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This is a scholarly and stimulating investigation of commemoration of the war dead in Classical Athens, which not only provides an excellent (and much-needed) analysis of the current state of knowledge about the Athenian patrios nomos, but also argues for a new way of understanding the relationship between those practices and the wider context of Athenian approaches to the commemoration of death and war. Arrington's focus is on the archaeological and iconographic evidence for Athenian behaviour and beliefs, and he brings together an impressive range of material to shape a rich picture of both collective and private attitudes to death in war in the fifth- (and early-fourth) century city.
The first part of the book focuses on the collective burial and public commemoration of the Athenian war-dead. Here, Arrington tackles some long-standing problems about the details of these ceremonies and monuments, and comes up with some convincing solutions. The date of the origins of the patrios nomos, in the form described by Thucydides at 2.34, has long been disputed (a debate not helped by inconclusive material evidence, and Thucydides' unhelpful aside about the unusual treatment of the fallen of Marathon), but Arrington develops (in Ch. 1) a nuanced and persuasive argument about the development of Athenian practice: he emphasises (surely correctly) that it is unlikely that all elements of the collective burial were instituted at the same time, but suggests that the core of the ritual - the cremation, repatriation and collective burial of the dead - was established by around 500 B.C., and should be connected most closely with the Cleisthenic reforms, and with earliest stages of the Athenian democracy.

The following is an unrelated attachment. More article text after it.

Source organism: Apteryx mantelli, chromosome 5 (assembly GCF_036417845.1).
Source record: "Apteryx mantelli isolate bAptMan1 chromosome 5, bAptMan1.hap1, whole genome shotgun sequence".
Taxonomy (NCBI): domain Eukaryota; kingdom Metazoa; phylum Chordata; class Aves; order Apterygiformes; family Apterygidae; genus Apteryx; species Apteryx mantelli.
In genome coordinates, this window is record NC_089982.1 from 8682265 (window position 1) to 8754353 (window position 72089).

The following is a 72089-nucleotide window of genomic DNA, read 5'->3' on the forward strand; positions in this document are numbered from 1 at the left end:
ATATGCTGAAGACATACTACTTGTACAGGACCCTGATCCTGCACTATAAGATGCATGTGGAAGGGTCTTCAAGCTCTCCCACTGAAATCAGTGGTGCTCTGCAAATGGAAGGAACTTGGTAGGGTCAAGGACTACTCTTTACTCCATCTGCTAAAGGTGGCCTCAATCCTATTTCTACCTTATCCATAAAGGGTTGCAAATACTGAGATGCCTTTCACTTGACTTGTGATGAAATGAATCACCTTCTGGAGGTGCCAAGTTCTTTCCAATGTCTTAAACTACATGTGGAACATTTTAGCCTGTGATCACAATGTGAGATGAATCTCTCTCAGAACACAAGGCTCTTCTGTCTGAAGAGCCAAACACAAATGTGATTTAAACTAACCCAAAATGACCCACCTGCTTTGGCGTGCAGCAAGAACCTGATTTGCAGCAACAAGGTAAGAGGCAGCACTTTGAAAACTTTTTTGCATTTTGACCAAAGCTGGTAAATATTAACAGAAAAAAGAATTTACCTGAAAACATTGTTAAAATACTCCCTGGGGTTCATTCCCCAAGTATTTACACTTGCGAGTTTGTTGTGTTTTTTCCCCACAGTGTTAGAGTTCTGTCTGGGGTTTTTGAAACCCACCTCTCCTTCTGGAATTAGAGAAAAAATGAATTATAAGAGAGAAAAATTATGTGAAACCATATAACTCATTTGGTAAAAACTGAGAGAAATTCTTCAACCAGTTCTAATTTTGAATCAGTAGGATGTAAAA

The second chapter moves on to consider the topography of the public burials, and here too Arrington's arguments are both persuasive and important. On the basis of the archaeological evidence above all, he makes the case for seeing the demosion sema as, on the one hand, a dispersed space (rather than the strictly delimited 'cemetery' which modern commentators have sometimes imagined), but, on the other, a space characterised by clustering of graves around particular monuments. (The graves of the tyrannicides and of the Marathonomachoi would, Arrington suggests, have acted as focal points for the other burials in the area.)
In this chapter, and in the following one (which concentrates on the physical appearance and iconography of the collective graves), Arrington attempts to pin down the ways in which these burials, and the monuments associated with them, shaped the collective memory of the war-dead. The graves, he argues, commemorate - through their iconography, and through the language of their epigrams - the process of struggle rather than its outcome, and so contribute to a civic ideology which places a premium on collective endeavour; this ideology, for Arrington, is not necessarily democratic (or indeed elitist), but rather one which 'enabled mass and elite to work through their place within the democracy' (103) - an appealing (if perhaps rather optimistically Oberian) view of Athenian society, but one which inevitably remains rather imprecise: evidence for exactly what that process of 'working though' might have looked like in practice is frustratingly scarce.